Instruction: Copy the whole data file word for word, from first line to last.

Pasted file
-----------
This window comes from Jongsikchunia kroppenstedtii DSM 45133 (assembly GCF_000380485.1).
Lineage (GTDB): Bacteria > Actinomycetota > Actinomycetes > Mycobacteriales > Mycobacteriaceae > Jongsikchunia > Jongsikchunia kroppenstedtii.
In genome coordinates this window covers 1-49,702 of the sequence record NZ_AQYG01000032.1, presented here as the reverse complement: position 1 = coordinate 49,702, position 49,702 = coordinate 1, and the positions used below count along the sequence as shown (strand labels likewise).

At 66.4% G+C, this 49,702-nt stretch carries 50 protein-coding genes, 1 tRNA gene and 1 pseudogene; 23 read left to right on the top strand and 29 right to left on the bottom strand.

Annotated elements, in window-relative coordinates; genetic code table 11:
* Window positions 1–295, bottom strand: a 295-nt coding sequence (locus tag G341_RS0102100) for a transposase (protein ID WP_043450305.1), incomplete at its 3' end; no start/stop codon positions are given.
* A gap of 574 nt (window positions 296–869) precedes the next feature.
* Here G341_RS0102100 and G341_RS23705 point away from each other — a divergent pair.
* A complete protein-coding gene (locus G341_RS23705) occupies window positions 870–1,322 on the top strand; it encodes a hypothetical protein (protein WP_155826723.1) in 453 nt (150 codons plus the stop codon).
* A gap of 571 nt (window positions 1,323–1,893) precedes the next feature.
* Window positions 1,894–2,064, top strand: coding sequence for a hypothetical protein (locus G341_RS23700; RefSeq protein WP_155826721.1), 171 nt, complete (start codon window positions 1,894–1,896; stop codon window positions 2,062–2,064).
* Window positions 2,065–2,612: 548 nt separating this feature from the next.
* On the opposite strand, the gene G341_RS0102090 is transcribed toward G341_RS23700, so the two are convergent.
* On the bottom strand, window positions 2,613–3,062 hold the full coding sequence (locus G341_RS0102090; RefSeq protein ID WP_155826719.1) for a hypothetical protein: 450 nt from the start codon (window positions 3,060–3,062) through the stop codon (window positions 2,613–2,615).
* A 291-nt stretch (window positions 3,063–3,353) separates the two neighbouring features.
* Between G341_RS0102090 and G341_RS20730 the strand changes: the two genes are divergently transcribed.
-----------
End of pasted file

This window comes from Jongsikchunia kroppenstedtii DSM 45133 (assembly GCF_000380485.1).
Lineage (GTDB): Bacteria > Actinomycetota > Actinomycetes > Mycobacteriales > Mycobacteriaceae > Jongsikchunia > Jongsikchunia kroppenstedtii.
In genome coordinates this window covers 1-49,702 of the sequence record NZ_AQYG01000032.1, presented here as the reverse complement: position 1 = coordinate 49,702, position 49,702 = coordinate 1, and the positions used below count along the sequence as shown (strand labels likewise).

At 66.4% G+C, this 49,702-nt stretch carries 50 protein-coding genes, 1 tRNA gene and 1 pseudogene; 23 read left to right on the top strand and 29 right to left on the bottom strand.

Annotated elements, in window-relative coordinates; genetic code table 11:
* Window positions 1–295, bottom strand: a 295-nt coding sequence (locus tag G341_RS0102100) for a transposase (protein ID WP_043450305.1), incomplete at its 3' end; no start/stop codon positions are given.
* A gap of 574 nt (window positions 296–869) precedes the next feature.
* Here G341_RS0102100 and G341_RS23705 point away from each other — a divergent pair.
* A complete protein-coding gene (locus G341_RS23705) occupies window positions 870–1,322 on the top strand; it encodes a hypothetical protein (protein WP_155826723.1) in 453 nt (150 codons plus the stop codon).
* A gap of 571 nt (window positions 1,323–1,893) precedes the next feature.
* Window positions 1,894–2,064, top strand: coding sequence for a hypothetical protein (locus G341_RS23700; RefSeq protein WP_155826721.1), 171 nt, complete (start codon window positions 1,894–1,896; stop codon window positions 2,062–2,064).
* Window positions 2,065–2,612: 548 nt separating this feature from the next.
* On the opposite strand, the gene G341_RS0102090 is transcribed toward G341_RS23700, so the two are convergent.
* On the bottom strand, window positions 2,613–3,062 hold the full coding sequence (locus G341_RS0102090; RefSeq protein ID WP_155826719.1) for a hypothetical protein: 450 nt from the start codon (window positions 3,060–3,062) through the stop codon (window positions 2,613–2,615).
* A 291-nt stretch (window positions 3,063–3,353) separates the two neighbouring features.
* Between G341_RS0102090 and G341_RS20730 the strand changes: the two genes are divergently transcribed.